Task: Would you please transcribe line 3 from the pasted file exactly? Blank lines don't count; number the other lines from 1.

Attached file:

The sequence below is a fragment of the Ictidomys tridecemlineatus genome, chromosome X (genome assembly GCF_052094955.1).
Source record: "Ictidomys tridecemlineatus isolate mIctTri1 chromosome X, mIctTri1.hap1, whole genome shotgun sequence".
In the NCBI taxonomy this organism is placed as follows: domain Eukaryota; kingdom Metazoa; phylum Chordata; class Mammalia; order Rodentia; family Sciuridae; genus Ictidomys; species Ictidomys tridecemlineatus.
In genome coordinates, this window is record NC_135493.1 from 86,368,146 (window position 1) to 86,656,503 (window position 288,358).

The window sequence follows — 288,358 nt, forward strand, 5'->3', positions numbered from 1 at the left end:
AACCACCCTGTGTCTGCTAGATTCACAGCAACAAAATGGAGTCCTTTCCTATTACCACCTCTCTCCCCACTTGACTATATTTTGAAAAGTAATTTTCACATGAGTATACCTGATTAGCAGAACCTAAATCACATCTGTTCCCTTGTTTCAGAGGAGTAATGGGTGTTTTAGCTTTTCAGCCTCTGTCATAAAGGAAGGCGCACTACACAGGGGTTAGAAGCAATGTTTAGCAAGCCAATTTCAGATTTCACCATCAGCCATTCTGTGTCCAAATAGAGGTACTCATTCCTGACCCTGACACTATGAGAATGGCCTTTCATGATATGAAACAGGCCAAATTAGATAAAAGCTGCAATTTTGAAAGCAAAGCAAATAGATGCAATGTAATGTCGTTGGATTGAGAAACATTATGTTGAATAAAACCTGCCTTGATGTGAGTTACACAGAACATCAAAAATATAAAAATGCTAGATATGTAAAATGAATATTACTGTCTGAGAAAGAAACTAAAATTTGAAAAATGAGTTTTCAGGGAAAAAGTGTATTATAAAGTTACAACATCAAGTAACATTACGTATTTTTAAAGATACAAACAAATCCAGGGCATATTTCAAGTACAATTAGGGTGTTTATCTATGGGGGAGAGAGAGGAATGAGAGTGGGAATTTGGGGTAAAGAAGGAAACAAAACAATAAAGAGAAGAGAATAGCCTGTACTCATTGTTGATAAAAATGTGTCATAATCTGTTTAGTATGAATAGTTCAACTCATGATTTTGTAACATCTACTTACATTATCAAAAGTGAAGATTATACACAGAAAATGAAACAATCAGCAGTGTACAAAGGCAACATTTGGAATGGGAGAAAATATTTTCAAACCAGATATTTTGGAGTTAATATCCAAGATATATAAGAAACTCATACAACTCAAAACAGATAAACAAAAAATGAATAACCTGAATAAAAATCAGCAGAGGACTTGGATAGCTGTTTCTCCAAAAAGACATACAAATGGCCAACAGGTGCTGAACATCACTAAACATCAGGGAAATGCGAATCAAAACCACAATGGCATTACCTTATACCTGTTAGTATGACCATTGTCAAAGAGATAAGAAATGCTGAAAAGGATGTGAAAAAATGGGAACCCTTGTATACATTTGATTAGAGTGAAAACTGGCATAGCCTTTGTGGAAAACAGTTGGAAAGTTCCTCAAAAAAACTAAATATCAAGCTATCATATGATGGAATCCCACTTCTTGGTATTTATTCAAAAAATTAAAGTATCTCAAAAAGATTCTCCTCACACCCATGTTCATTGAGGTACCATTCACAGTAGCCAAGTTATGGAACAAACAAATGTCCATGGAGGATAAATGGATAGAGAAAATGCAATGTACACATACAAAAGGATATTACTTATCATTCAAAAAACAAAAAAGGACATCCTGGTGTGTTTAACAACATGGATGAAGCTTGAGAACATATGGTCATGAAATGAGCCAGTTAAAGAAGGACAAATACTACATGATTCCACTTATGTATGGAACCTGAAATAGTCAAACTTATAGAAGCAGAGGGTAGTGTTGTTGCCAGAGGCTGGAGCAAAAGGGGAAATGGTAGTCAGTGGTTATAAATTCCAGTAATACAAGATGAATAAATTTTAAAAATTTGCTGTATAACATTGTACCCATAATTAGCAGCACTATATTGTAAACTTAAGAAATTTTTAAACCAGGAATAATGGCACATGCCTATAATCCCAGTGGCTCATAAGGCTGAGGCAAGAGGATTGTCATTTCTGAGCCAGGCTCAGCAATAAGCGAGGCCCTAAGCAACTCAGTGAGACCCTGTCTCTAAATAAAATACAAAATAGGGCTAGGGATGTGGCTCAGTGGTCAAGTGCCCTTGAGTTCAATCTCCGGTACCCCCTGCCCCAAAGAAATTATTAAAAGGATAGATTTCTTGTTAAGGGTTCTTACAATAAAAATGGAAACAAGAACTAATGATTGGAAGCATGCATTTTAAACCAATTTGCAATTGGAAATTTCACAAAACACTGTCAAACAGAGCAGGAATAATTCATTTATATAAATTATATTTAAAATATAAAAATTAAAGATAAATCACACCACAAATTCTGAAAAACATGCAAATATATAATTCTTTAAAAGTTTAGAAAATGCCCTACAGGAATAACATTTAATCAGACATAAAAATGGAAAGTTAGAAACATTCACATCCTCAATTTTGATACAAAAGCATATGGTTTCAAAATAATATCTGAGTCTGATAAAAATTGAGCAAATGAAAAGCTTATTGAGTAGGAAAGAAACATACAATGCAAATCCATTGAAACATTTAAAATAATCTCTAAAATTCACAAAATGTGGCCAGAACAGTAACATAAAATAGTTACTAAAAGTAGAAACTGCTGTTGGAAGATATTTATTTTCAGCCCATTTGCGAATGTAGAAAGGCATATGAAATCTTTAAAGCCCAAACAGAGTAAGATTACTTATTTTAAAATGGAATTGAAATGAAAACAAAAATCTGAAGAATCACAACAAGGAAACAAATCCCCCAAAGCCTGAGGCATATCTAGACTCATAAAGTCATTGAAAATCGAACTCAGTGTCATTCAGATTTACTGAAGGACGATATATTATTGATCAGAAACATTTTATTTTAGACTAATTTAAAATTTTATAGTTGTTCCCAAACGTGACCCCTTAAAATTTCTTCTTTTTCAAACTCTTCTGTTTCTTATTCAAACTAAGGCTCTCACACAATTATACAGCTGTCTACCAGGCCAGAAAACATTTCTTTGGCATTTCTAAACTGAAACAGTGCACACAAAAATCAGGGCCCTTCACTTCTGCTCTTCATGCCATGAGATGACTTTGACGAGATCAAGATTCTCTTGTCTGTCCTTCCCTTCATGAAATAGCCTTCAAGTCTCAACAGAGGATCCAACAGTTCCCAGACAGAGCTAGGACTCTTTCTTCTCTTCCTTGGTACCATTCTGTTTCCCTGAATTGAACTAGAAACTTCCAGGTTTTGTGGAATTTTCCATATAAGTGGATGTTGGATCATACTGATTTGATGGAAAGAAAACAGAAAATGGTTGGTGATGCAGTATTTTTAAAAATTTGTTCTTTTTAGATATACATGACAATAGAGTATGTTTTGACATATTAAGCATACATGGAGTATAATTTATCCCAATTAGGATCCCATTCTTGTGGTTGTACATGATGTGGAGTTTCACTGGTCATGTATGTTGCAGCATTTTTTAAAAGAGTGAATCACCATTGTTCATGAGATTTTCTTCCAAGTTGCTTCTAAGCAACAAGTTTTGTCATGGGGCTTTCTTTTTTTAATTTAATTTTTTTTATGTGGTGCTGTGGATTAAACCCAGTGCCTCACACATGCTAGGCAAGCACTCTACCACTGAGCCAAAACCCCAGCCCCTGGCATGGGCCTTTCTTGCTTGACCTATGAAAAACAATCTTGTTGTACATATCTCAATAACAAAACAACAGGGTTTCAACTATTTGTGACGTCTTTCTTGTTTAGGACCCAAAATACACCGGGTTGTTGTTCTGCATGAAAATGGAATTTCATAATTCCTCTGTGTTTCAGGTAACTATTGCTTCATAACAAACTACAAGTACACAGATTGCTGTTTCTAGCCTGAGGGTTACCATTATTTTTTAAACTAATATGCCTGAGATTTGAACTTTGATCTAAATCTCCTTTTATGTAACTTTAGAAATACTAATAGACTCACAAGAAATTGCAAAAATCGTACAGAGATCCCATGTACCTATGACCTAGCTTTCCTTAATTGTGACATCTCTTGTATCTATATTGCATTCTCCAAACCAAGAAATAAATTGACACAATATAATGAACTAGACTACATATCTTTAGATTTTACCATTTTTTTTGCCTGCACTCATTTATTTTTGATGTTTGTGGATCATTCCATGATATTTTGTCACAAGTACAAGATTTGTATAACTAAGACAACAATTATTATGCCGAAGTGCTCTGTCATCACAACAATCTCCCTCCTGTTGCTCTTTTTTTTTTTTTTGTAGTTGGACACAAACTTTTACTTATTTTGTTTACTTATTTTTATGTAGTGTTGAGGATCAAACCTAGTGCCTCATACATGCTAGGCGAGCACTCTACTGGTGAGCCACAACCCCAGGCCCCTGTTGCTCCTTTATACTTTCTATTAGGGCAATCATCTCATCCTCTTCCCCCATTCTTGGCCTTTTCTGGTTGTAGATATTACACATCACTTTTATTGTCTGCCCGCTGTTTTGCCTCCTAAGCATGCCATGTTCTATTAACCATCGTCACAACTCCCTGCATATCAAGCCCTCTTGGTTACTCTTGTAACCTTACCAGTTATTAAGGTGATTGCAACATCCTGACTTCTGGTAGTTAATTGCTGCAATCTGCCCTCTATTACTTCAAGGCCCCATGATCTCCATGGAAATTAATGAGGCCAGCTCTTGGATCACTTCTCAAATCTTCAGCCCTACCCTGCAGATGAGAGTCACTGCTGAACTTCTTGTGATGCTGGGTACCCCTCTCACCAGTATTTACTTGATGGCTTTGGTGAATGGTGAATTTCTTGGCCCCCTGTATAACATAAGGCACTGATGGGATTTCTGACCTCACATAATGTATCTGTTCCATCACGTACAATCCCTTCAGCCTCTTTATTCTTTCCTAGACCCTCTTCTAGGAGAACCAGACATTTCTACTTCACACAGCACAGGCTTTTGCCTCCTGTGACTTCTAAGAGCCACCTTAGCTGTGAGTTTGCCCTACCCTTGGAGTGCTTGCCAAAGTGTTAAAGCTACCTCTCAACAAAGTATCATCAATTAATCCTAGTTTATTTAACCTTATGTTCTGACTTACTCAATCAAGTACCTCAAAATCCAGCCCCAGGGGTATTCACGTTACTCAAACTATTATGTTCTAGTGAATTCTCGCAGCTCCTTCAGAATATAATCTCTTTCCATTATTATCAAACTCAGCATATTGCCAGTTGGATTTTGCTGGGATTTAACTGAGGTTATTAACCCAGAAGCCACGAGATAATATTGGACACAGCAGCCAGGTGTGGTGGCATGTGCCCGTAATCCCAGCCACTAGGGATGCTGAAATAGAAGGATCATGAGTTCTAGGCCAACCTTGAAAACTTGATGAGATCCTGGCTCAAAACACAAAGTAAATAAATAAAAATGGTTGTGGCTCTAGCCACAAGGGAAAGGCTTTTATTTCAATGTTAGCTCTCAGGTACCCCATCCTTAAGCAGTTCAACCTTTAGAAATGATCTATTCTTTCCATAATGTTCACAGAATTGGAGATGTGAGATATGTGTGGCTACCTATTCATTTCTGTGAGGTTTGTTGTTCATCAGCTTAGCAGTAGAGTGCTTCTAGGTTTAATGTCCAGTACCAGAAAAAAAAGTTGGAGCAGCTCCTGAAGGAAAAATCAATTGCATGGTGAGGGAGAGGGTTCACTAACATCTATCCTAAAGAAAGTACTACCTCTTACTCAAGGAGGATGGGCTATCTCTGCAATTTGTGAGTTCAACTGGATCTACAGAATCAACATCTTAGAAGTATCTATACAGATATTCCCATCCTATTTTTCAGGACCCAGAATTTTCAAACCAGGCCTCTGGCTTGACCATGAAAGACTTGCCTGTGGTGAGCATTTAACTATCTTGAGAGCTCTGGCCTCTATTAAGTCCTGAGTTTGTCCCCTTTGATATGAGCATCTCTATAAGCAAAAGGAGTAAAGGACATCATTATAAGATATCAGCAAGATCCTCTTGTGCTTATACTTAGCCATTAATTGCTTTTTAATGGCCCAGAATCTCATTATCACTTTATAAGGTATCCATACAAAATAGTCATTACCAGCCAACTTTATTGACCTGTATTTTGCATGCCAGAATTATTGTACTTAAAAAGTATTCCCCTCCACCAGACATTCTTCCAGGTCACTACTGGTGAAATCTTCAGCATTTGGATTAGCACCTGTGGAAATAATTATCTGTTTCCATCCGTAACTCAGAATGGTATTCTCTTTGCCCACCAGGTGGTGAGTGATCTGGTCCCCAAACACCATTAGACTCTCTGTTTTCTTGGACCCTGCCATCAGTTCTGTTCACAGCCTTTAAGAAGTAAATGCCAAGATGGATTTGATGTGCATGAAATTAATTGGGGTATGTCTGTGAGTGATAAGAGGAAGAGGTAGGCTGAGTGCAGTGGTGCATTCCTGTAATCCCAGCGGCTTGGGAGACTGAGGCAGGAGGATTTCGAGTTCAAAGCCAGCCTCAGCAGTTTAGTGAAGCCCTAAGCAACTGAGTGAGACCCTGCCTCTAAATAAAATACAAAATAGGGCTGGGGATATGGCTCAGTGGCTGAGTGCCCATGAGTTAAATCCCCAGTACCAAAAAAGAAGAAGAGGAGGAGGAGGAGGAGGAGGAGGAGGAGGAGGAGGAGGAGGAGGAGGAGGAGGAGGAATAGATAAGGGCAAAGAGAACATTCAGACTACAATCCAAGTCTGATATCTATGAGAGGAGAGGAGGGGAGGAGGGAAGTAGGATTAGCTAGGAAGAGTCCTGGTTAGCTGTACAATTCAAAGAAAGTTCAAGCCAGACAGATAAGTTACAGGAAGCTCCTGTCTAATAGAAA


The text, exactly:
In the NCBI taxonomy this organism is placed as follows: domain Eukaryota; kingdom Metazoa; phylum Chordata; class Mammalia; order Rodentia; family Sciuridae; genus Ictidomys; species Ictidomys tridecemlineatus.